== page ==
Craig Wong’s jerk chicken nachos from a recent pop-up at Tallboys Craft Beer House.
There may be an influx of young chefs putting their own spin on Chinese cuisine, but so far Craig Wong is the only one combining those tastes with island flavours. We spoke with the former Luma and O&B Canteen chef about his upcoming restaurant Patois (794 Dundas St. W., at Palmerston), as well as whether our mayor’s recent ramblings helped or hindered the chef’s brand.—Karon Liu
Your parents are from Jamaica, right?
Our family goes back three generations in Jamaica. My mom is from Ocho Rios and my dad is from Kingston. Long ago, my father won a math scholarship and chose to go to McGill. He fell in love with Canada and opened a pizza shop in a Jamaican neighbourhood at Victoria Park and Finch. He was doing his masters at night. He’s a brilliant man.
I love visiting my cousins in Jamaica, because we see places that tourists don’t. I still have family in Saint Ann’s Bay where my cousin took us on a jerk tour of all the best jerk spots on the island. I was struck by all the differences and complexities of each place.
Craig Wong’s Pineapple Bun Burger from the recent pop-up at Tallboys Craft Beer House.
What do you consider a good jerk?
It has to have flavour that lingers on your palate. It’s definitely not a subtle taste. It’s counter-intuitive to the French and Italian technique, because jerk just blows your head off. Jerk chicken should be spicy and isn’t mild.
Allspice, thyme, garlic, and all of that are key, but what I emphasize in my jerk is the juiciness. When we were doing the jerk crawl, I noticed that the meat was dry in a lot of the places, which is how they do it. When I’m eating meat, I want some kind of moisture and I think some places don’t pay as much attention to that.
Would you consider your food to be Hakka?
I wouldn’t say so. I love hakka food and a bowl of chilli chicken makes me smile, but I just have too diverse of a background to classify myself like that. If the food is good, it’ll be on the menu.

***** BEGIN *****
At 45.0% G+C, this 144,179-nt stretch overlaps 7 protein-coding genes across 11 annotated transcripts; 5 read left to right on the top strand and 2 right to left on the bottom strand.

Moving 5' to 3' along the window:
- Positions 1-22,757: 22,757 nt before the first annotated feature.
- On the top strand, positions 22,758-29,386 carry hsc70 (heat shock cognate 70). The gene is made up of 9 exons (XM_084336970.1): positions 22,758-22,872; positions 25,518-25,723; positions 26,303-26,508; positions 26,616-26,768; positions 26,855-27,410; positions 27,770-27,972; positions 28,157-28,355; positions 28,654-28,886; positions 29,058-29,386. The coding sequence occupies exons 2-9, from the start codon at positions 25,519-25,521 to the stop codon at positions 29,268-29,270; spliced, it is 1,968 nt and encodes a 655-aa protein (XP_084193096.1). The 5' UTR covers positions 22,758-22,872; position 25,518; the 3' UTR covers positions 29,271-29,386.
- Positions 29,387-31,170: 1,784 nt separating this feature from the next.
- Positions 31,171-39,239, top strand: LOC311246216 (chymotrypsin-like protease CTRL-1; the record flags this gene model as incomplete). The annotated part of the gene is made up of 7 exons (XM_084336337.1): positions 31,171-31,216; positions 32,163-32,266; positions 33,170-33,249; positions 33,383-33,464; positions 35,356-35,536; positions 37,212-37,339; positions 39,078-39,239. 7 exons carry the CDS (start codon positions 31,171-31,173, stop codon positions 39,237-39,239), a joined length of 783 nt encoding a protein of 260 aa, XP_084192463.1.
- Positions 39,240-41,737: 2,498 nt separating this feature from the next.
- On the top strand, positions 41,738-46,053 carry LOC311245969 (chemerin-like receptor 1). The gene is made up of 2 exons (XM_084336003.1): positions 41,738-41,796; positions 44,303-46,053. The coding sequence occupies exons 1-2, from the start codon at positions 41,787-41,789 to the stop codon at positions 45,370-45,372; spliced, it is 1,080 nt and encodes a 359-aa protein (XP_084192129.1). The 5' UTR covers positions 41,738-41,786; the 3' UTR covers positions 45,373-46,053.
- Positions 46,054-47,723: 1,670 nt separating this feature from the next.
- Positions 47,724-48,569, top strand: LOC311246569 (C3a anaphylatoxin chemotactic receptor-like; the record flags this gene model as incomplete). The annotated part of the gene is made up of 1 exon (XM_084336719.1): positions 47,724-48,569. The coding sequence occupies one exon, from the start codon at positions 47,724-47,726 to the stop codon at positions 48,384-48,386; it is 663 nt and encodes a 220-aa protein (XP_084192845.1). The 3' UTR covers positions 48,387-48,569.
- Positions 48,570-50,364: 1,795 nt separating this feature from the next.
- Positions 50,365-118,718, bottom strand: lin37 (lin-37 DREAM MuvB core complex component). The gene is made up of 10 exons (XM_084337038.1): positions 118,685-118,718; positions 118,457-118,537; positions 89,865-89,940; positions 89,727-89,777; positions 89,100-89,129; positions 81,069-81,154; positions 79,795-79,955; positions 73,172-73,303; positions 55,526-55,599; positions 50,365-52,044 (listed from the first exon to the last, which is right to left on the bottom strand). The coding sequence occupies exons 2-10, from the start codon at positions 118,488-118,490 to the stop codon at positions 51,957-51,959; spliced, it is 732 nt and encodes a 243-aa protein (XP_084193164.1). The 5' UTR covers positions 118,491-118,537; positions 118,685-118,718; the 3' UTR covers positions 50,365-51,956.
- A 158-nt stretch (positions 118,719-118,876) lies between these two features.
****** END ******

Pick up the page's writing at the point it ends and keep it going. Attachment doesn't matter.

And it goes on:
So when Patois opens, what’s the first thing you’d recommend on the menu?
I’m really proud of my jerk, and I worked on the spice mix for a long time. I love going to Caribbean restaurants, but I find a lot of them buy into the same formula, which is having oxtail and curry goat, and it all comes in Styrofoam. I think the food is too noble for Styrofoam. There’s pride in the preparation, but I’d like to carry it over in the restaurant experience. Yes, we’ll have jerk chicken and Red Stripe, but we can make it more fun, like with boozy slushies.
So how do you do your jerk?
It’s actually inspired by the Portuguese, which is fitting cause I’m in a Portuguese neighbourhood. My goal is to do the juiciest jerk chicken. I find that the smoking technique dries out the bird, so I got a commercial rotisserie to do a rotisserie jerk chicken that will be cooked whole on the bone.
You just did a pop-up for Patois at Tall Boys, the bar that you co-own. Talk a bit about some of the things we ate, like the pineapple-bun burger.
The pineapple bun burger is something that I made as a kid. As a Chinese person, I love the sweetness of the pineapple bun and the umami of the oyster-sauce mayonnaise. Being a North American kid, of course, I love burgers. I don’t have geographical boundaries when it comes to tastes.
Did Rob Ford’s Steak Queen video help or hinder your brand? I mean, have you Googled “Patois Toronto,” recently?
No press is bad press and I love it for what it is. I’d love to have him as a guest. At the end of the day, I’m just cooking dinner. People aren’t coming to me for my political views.